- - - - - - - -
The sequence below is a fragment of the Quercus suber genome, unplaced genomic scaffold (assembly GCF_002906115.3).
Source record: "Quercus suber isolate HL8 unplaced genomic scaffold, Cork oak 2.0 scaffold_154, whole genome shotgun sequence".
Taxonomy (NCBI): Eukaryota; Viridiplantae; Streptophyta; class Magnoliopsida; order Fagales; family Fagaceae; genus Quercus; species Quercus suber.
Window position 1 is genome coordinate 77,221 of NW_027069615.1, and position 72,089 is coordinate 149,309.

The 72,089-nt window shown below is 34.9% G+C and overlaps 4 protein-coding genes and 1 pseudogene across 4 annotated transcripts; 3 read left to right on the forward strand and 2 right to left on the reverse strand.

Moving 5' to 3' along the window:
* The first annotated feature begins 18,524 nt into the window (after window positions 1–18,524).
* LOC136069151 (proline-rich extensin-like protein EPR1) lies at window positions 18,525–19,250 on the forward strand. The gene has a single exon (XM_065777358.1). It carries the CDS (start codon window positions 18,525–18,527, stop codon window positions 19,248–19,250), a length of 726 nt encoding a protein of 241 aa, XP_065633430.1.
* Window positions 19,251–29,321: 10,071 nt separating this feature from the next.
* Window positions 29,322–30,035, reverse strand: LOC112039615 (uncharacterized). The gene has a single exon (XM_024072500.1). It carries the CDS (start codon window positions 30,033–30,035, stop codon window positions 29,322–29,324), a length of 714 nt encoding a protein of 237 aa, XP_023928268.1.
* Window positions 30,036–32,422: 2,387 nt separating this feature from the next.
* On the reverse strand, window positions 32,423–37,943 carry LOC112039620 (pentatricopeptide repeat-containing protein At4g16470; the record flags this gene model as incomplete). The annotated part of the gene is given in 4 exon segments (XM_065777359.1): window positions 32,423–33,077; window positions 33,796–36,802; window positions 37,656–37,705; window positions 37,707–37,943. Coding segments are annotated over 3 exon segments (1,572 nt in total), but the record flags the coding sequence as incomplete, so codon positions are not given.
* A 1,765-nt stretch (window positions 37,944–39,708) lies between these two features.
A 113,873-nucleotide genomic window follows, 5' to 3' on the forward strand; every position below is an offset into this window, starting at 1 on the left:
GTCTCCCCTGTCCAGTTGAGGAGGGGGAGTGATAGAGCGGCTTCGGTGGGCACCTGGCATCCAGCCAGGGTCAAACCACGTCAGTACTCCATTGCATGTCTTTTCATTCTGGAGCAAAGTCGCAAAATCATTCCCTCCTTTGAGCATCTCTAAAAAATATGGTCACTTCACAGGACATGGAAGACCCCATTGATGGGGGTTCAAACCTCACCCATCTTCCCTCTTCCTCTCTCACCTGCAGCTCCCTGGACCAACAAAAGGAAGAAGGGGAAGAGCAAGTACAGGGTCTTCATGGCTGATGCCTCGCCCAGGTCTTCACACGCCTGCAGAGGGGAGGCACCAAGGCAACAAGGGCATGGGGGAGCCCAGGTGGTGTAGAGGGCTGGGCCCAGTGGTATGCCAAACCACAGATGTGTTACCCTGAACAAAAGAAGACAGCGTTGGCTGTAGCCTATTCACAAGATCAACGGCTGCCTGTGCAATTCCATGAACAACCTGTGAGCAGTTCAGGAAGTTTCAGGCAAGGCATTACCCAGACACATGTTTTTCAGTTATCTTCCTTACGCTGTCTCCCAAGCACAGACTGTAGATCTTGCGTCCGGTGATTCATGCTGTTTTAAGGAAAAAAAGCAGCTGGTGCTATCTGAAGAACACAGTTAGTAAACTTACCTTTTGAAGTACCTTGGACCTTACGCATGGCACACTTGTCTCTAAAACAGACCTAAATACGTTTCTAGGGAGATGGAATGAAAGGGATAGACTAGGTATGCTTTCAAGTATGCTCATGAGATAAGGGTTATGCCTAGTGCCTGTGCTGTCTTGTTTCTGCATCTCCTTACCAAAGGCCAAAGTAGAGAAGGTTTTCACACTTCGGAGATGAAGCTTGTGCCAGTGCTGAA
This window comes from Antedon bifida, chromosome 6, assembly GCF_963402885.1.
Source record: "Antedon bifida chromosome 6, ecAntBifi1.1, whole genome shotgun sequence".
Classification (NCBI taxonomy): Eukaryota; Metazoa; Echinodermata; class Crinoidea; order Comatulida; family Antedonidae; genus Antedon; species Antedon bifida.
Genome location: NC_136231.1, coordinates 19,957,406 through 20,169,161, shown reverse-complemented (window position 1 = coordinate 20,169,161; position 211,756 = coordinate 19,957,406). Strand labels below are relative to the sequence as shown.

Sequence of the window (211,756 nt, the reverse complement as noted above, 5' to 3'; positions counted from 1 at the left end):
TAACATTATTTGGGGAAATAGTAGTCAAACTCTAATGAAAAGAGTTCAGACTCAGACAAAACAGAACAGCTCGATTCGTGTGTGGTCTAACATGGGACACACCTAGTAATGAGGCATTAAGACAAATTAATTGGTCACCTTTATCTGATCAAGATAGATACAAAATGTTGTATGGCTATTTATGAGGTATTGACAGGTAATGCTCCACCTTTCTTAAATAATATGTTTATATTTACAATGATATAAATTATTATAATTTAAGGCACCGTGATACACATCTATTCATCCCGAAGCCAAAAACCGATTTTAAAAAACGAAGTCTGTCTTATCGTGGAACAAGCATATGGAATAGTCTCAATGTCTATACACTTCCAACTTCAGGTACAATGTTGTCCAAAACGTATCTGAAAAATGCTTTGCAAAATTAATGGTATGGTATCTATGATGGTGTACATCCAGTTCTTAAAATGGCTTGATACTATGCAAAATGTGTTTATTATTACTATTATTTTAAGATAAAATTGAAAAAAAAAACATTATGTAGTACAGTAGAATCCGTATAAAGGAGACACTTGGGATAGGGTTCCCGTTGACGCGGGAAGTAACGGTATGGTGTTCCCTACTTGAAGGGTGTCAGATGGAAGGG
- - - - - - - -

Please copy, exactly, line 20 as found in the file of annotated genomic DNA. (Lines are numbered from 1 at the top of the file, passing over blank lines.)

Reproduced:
Sequence of the window (211,756 nt, the reverse complement as noted above, 5' to 3'; positions counted from 1 at the left end):